Monday, 2 August 2010

Lessons from Toy Story 3: The Most Important Character Trait

Lots of people have said Toy Story 3 is about growing up, about leaving childhood behind. Well, yes, I suppose it is, but I think there's another, more interesting theme going on. It's about loyalty, specifically, loyalty to a group versus loyalty to an individual.

Loyalty is the one characteristic no main character can afford to lack. I think it's the one that readers value most highly. Even anti-heroes such as Hannibal Lecter display loyalty. And the real bad guys are usually the ones who should be loyal - to their friends, to their country, to their cause - and yet sell out.

What I loved about Toy Story 3 is the way Woody is conflicted. He loves Andy, and Andy is loyal to him: he's going to take Woody away to college with him, but leave the other toys safe in the attic. The other toys, not unnaturally, want to be played with and loved. They want to go elsewhere. Woody has a big conflict here: he wants to stay loyal to the group AND loyally go away to college with Andy. He will have to choose...

It's a great situation. Both options are "good" options, but he can't do both. The conflict drives the story. Sometimes he makes a choice, but circumstances draw him back to make the choice again. There isn't a right choice, and a wrong choice - both options involve someone getting hurt. It's a fabulous conflict, applicable in many situations. Superman has it - does he save the earth, or Lois Lane? Or Alec Leamas in John le Carre's The Spy Who Came In From the Cold, who must choose between personal loyalty and loyalty to his country.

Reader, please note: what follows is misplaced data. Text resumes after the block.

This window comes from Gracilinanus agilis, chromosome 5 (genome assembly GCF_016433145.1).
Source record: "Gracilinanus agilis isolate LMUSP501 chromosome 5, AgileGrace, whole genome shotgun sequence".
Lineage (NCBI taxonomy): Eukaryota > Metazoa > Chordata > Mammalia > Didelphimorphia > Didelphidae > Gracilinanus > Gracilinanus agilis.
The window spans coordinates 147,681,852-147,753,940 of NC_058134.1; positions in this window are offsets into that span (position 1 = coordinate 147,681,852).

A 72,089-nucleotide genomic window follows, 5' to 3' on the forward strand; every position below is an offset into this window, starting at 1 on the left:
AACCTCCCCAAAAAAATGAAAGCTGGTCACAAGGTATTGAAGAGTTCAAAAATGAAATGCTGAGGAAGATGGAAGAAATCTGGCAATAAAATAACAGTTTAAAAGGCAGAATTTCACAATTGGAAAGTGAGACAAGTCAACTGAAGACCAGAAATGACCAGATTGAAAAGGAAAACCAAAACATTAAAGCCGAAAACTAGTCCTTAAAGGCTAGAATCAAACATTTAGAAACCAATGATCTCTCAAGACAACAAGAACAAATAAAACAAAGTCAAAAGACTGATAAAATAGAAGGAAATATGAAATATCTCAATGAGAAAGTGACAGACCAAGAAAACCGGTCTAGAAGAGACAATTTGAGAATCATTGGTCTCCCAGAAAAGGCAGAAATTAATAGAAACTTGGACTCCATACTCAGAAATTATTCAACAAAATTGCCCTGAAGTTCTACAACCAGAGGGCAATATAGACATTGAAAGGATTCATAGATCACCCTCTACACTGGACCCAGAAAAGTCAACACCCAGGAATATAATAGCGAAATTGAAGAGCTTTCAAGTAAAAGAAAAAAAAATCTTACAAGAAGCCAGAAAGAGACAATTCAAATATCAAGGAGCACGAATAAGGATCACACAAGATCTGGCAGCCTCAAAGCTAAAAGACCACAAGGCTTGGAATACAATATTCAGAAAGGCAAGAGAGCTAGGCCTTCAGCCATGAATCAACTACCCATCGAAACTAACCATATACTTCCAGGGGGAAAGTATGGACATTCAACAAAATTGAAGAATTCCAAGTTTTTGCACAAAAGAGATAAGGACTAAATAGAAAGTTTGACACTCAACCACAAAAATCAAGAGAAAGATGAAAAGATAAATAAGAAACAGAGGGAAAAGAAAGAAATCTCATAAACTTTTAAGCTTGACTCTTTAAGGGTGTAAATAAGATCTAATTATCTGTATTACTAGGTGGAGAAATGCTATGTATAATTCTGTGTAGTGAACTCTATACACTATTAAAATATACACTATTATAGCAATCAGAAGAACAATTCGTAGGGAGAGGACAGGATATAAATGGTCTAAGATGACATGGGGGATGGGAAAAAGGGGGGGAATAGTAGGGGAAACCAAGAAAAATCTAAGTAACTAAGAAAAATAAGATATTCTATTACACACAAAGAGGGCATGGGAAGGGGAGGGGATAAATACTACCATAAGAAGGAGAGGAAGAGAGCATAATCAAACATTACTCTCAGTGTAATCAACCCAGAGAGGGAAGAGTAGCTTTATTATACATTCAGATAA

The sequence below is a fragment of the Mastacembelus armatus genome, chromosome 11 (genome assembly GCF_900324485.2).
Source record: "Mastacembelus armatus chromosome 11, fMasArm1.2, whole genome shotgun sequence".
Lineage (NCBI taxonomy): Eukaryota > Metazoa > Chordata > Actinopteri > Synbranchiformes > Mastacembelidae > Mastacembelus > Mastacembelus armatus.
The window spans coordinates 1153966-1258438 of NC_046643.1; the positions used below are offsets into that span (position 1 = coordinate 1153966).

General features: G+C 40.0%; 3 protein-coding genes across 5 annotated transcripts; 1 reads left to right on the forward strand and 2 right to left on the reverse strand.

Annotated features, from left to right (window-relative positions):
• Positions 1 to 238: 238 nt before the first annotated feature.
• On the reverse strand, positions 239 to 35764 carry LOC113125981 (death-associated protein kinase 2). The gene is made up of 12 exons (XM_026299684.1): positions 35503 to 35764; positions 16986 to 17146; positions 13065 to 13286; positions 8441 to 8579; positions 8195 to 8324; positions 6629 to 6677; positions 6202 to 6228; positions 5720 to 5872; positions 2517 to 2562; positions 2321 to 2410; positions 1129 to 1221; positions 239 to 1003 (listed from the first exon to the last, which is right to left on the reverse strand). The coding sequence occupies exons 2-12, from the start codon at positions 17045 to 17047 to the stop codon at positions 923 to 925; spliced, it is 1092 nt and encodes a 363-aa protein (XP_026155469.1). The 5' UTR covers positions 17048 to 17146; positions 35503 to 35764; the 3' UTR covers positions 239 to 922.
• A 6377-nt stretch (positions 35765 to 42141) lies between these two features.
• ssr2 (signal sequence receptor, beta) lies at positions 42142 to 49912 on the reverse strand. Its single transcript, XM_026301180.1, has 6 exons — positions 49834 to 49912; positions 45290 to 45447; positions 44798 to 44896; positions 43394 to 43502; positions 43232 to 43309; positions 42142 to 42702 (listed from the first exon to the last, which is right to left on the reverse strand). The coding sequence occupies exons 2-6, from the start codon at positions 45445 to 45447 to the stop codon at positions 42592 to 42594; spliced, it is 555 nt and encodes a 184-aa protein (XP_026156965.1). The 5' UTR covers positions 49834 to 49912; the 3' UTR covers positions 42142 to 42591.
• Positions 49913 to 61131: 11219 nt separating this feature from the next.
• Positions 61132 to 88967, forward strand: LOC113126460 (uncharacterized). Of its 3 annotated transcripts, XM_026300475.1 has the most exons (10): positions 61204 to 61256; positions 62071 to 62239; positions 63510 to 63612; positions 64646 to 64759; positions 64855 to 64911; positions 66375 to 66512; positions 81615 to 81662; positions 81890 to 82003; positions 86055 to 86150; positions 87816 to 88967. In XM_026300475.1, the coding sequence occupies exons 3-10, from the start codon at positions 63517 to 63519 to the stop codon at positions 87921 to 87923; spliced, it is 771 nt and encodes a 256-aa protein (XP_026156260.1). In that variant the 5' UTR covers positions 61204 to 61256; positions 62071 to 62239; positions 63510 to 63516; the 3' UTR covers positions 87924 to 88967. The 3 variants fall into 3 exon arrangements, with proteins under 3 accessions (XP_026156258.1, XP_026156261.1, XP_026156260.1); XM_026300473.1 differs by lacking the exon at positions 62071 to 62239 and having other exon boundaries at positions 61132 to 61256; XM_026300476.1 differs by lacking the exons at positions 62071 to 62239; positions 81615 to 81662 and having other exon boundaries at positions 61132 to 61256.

Often for the conflict to be resolved the writer must find a third way. Woody's conflict is resolved at the end in a very satisfying way, and so is Alec Leamas' although it has a very different feel. But what has kept us gripped is the big decision - which should they choose? Which would you choose?

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